The United States and Gulf Arab allies canceled more than $14 billion in military debts. Egypt is back in the good graces of the World Bank, and the West is providing more debt relief every month.

An Egyptian tourism delegation is visiting Europe and the United States ″to take advantage of the country’s political stand, appreciated worldwide,″ said an organizer, Ilhami el-Zayyat.

The greatest gain from the war was ″the reassertion of the Egyptian role of leadership in the Arab world,″ said Saadeddin Ibrahim, a professor of political sociology.

With that in mind, Egypt must take the lead in solving Arab problems left festering by the war, said Ibrahim Nafie, an editor and commentator who is a confidant of Mubarak.

″Egypt did not request the task of playing a leadership role,″ Nafie wrote. ″The geography and history of the region has demanded it of us, whether in war or peace.″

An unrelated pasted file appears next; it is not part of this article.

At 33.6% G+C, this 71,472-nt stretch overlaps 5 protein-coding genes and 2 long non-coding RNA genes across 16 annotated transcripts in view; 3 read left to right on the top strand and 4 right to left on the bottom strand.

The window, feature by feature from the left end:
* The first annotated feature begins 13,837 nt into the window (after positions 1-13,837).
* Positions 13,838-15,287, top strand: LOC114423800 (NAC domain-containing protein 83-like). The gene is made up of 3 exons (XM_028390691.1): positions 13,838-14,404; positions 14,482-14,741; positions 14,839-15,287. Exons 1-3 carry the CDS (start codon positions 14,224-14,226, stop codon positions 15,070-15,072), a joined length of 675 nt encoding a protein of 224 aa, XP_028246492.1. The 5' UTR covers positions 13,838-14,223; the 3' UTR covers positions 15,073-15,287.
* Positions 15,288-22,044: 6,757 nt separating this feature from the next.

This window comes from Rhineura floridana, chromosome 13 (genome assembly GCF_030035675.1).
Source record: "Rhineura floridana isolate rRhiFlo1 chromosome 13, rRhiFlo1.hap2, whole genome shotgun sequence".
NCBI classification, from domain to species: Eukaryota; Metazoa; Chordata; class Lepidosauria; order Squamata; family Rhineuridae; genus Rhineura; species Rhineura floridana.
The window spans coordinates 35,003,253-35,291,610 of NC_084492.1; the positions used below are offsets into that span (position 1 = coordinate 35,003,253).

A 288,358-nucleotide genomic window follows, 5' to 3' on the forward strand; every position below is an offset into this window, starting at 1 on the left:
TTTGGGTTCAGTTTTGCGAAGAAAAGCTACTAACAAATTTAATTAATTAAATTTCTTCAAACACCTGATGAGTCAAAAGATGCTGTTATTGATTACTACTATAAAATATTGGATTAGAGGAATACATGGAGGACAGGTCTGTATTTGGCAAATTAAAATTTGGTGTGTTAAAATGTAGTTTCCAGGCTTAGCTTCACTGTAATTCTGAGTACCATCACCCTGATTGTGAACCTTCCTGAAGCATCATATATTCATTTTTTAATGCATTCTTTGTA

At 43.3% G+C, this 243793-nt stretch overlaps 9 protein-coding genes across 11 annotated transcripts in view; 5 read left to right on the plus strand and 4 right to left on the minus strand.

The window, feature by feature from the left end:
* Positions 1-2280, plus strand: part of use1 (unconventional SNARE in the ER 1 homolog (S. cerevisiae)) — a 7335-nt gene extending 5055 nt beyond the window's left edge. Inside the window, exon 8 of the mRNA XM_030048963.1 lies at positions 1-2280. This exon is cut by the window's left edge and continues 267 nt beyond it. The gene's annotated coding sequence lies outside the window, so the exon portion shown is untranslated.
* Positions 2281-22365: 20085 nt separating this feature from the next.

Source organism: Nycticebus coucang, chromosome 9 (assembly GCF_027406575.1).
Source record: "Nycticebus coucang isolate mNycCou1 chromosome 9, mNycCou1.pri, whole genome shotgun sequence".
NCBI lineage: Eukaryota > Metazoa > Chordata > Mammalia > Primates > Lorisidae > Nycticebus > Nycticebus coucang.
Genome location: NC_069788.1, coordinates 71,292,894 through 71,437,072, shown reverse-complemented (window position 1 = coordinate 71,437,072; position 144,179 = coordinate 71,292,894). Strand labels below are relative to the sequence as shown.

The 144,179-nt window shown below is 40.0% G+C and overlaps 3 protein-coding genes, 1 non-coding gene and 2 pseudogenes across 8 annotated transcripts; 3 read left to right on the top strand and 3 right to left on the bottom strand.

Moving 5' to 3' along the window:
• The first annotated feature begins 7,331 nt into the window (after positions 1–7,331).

Some Egyptians feel Mubarak has failed on both counts.

One is Mamoun el-Hodeiby, spokesman for the moderate Muslim Brotherhood, who said: ″The heart of the Arab world is in the hands of the United States.

″Whom did we defeat, the Zionists? Did we get any of Palestine back (from Israel)? Did we liberate Kuwait, or did the United States and other coalition countries take it over? Egypt’s policy is neither Arab nor Islamic.″

Another anti-Mubarak politician, Ibrahim Shukri of the Socialist Labor Party, said the president’s policy is responsible for U.S. and other Western forces being on Arab soil.

″This could not have occurred without the cover that the Egyptian government provided,″ Shukri said. ″Many accuse our country of taking this position because it was in dire need of aid, which it was able to get.

″There are only negative effects on Egypt. We even lost our special role in the Arab family.″

Naguib Mahfouz and others don’t agree. The dean of Arab letters wrote that a more democratic Egypt, coupled with prospects for liberalization in some other Arab countries, can bring real development for the Arabs.

The time to act is now, he wrote, because ″we have become used to the fast rhythm of a war, which has spawned events not only every hour, but every minute.″